201510.08
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Should Weddings Come with a Warning Label? – Part IV – Make sure you have proof if you claim that you have separate property before you get married because you’re surely going to need it if you get divorced

property-2In my last post I continued to lament that many people faced with a divorce would have benefitted from a bit of education on divorce laws even before they got married.  In this post I continue down the aisle…more things people should know before they utter “I thee wed.”

  • If you claim you have separate property when you get divorced, you have the burden of proving it.  Hopefully you understand that in New York there are two kinds of property: (1) separate property and (2) marital property.  If you get divorced, a court will only divide marital property; it has no authority to divide separate property.  Separate property includes all the assets you had going into the marriage, any gifts or inheritances you receive after the marriage (as long as they are just to you and not to you and your spouse), and any awards you may receive for pain and suffering as part of a personal injury lawsuit.
  • So let’s say after ten years of marriage it’s time to call it quits.  You had a nice pension as part of your job when you got married which continued to increase in value during the marriage.  Is it separate property?  Marital?  The answer is both!  But, you have the burden of proving how much of it is separate property, or put another way, how much was the pension worth when you got married.  If you think your pension company has just been itching to tell you what the value of your account was when you got married years ago, to put it politely, you would be wrong.  Most pension companies only keep records for a couple of years.  It’s up to you to provide those records or to come up with some proof as to what the value was at the time of the marriage.  If you can’t produce the records, the entire pension may be classified as marital and your spouse may have a windfall.  The same thing could be true for that Van Gogh you have over the fireplace.  If you can’t prove you had it before the wedding, you may have a problem.  If you aren’t entering into a prenuptial agreement before you get married, I suggest you take an inventory of all of your assets and save all of your account statements just before you get married and put them someplace safe, just in case….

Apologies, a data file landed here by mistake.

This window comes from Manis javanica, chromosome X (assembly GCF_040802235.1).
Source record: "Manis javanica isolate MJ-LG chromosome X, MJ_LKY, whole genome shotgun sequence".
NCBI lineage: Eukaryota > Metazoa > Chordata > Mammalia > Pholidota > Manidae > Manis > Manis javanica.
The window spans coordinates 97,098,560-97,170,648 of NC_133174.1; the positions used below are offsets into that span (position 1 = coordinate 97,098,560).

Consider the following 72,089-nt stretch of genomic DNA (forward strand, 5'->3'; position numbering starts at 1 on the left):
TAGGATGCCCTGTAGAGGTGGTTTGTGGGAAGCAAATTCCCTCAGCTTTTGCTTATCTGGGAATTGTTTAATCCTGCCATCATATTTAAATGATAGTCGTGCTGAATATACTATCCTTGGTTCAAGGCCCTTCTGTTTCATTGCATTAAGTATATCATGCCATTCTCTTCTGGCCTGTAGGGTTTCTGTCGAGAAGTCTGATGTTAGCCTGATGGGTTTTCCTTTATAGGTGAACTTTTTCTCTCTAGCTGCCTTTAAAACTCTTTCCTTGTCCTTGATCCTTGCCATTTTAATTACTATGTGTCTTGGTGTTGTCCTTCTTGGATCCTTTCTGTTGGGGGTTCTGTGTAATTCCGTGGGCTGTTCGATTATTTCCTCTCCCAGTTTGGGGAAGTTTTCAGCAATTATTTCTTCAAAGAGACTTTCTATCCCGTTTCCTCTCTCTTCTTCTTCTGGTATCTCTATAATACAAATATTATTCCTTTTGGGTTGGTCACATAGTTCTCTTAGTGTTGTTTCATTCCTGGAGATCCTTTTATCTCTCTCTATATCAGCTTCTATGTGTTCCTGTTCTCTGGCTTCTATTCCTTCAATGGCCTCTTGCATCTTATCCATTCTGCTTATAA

To be continued.…  Join me next time for more on tales of the uninformed when I talk about how it’s not difficult to accidentally convert separate property into marital property.